[OpenAFS] fileserver crashes

Marcus Watts mdw@umich.edu
Wed, 13 Oct 2004 14:05:51 -0400

Jeffrey Hutzelman <jhutz@cmu.edu> writes:
> From: Jeffrey Hutzelman <jhutz@cmu.edu>
> To: Marcus Watts <mdw@umich.edu>, openafs-info@openafs.org
> Subject: Re: [OpenAFS] fileserver crashes
> Message-ID: <478470000.1097679874@minbar.fac.cs.cmu.edu>
> In-Reply-To: <200410130743.DAA15853@quince.ifs.umich.edu>
> References:  <200410130743.DAA15853@quince.ifs.umich.edu>
> Date: Wed, 13 Oct 2004 11:04:34 -0400
> > I don't know if our fileserver crashes are related to what Matthew Cocker
> > and others are seeing, but we are indeed seeing problems here at umich.
> >
> > Background information:
> > The machines in question are dual pentium 4 machines with
> > hyperthreading enabled running linux 2.4.26 (SMP) and glibc 2.3.2.  The
> > actual file storage is on "cheap" raid devices that use multiple IDE
> > drives but talk SCSI to the rest of the world.  These raids have their
> > own set of problems, so I would not count them as super-reliable file
> > storage.  We're running the "pthreads" version of the fileserver.
> >
> > I think we're seeing at least 3 distinct problems with openafs 1.2.11.
> >
> > The first may actually be networking.  We get these with varying
> > frequency in VolserLog:
> > Sun Oct 10 22:05:09 2004 1 Volser: DumpVolume: Rx call failed during 
> dump, error -1
> > Tue Oct 12 11:38:07 2004 1 Volser: DumpVolume: Rx call failed during 
> dump, error -1
> > Tue Oct 12 13:39:23 2004 1 Volser: DumpVolume: Rx call failed during 
> dump, error -1
> > Tue Oct 12 15:06:46 2004 1 Volser: DumpVolume: Rx call failed during 
> dump, error -1
> > Helpful message, eh?  Can't tell what volume was being dumped,
> > or where it was going.
> Well, -1 basically means the rx connection timed out.  There should be a
> corresponding error on whatever client was doing the dump, unless the
> issue was that that client decided to abort the call.  We see that all the
> time, because there are cases where our backup system will parse the start
> of a volume dump, decide it doesn't want it after all, and abort.

That's nice, but right off the top of my head I can think of 3
possibilities for "the client" -- hdserver, vos run by an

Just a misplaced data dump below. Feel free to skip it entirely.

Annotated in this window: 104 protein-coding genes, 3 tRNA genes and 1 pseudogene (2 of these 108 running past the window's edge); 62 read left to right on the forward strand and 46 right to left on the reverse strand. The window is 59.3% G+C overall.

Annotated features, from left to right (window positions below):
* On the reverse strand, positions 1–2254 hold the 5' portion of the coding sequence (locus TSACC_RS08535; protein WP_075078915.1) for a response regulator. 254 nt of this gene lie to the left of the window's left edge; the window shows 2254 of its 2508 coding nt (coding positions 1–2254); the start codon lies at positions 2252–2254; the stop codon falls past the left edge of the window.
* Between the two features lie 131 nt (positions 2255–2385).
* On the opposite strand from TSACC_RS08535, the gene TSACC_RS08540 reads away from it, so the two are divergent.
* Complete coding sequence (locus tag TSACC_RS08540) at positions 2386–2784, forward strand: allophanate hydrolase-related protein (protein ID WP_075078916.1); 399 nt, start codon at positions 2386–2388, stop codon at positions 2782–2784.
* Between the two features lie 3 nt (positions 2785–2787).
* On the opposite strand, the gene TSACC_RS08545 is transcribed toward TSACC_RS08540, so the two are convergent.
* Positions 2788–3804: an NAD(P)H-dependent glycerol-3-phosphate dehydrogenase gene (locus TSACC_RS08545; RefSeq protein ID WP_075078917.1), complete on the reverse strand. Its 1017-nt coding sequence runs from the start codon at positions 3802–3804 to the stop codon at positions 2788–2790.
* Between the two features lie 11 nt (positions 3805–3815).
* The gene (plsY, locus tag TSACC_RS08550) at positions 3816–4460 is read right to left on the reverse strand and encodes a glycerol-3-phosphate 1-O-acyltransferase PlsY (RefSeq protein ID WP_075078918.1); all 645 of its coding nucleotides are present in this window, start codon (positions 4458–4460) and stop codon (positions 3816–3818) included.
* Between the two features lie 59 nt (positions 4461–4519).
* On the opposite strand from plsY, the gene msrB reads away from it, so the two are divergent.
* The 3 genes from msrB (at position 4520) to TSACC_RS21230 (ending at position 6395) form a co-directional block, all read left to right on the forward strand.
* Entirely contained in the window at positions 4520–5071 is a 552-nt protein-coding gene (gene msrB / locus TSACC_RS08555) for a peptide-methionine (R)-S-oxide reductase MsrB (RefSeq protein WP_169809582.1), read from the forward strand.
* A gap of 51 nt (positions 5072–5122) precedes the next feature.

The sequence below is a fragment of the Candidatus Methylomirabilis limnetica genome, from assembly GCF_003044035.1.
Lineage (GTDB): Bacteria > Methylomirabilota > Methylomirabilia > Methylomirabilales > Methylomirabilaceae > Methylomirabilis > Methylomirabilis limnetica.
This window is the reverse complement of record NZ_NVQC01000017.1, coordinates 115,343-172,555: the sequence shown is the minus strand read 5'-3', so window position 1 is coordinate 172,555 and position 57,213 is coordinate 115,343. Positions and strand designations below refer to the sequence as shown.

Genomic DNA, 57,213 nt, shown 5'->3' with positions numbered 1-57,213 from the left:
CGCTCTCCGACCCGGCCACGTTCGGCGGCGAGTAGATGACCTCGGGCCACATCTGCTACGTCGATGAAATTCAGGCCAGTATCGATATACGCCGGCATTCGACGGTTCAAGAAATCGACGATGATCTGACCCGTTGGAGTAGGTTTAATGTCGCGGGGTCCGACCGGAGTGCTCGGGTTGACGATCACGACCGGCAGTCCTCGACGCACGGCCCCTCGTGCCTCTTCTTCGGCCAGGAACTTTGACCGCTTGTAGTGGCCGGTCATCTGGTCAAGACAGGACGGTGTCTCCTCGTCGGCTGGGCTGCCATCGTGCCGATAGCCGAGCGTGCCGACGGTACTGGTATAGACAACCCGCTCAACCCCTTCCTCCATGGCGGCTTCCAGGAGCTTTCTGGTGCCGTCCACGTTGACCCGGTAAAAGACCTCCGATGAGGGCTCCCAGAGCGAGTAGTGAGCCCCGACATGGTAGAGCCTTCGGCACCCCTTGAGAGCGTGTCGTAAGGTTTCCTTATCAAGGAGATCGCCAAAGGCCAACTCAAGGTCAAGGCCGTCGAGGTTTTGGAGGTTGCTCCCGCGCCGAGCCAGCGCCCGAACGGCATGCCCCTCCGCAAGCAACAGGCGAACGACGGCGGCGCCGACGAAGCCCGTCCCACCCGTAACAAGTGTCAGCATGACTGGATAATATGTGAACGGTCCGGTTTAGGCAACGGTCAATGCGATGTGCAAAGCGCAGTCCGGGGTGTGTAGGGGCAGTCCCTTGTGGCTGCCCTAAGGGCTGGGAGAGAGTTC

administrator, or the afs backup software, and each of those poses
problems in terms of collecting error messages.  hdserver keeps a log,
but there aren't any obviously related failures there (there aren't any
messages at all for some of these time periods.)  Even if there was a
failure, I don't know how much sense we could make of it; hdserver is
capable of doing multiple vos releases more or less in parallel at
once.  Our backup system apparently was running out of TSM client
licenses for a while and aborting - so that could have been the cause
of many of these, but as you already observed, there's no way to tell
which of those failures is related to which of these messages.  And,
presumably contrary to the experience at most sites, our administrators
have been notoriously reluctant to undergo brain surgery to install the
necessary hardware so that we can screen scrap their heads to collect
error messages on demand.  Is there any reason that error message
couldn't be a little more helpful?

> > We have at various times gotten problems with read-only replicas that
> > are oddly truncated.  This might or might not be the consequence of the
> > previous problem.
> Hm.  That sounds familiar, but I thought that bug was fixed some time ago.
> In fact, Derrick confirms that the fix is in 1.2.11
> > Another probably completely different problem we have concerns volumes
> > with really small volume IDs.  Modern AFS software creates large 10
> > digit volume IDs.  But we have volumes that were created long before
> > AFS 3.1, with small 3 digit volume IDs.  Those volumes are rapidly
> > disappearing as one by one, during various restarts, the fileserver and
> > salvager proceed to discard all the data, then the volume header.
> That's... bizarre.  I've never heard of such a thing, but then, we don't
> have any Linux fileservers in our cell.  I understand the Andrew cell was
> seeing this for a while, but it went away without anyone successfully
> debugging it.

Well, it may be going away in our cell too -- clearly, natural selection
is busy removing problem volumes one by one.  I can't say that it's leaving
me with a comfortable feeling though.

> The last problem you describe sounds suspiciously like something Derrick
> has been trying to track down for the last 2 or 3 weeks.  I'll leave that
> to him, since he has a better idea than I of the current status of that.

I'll respond to that separately.  Thanks!

				-Marcus Watts
				UM ITCS Umich Systems Group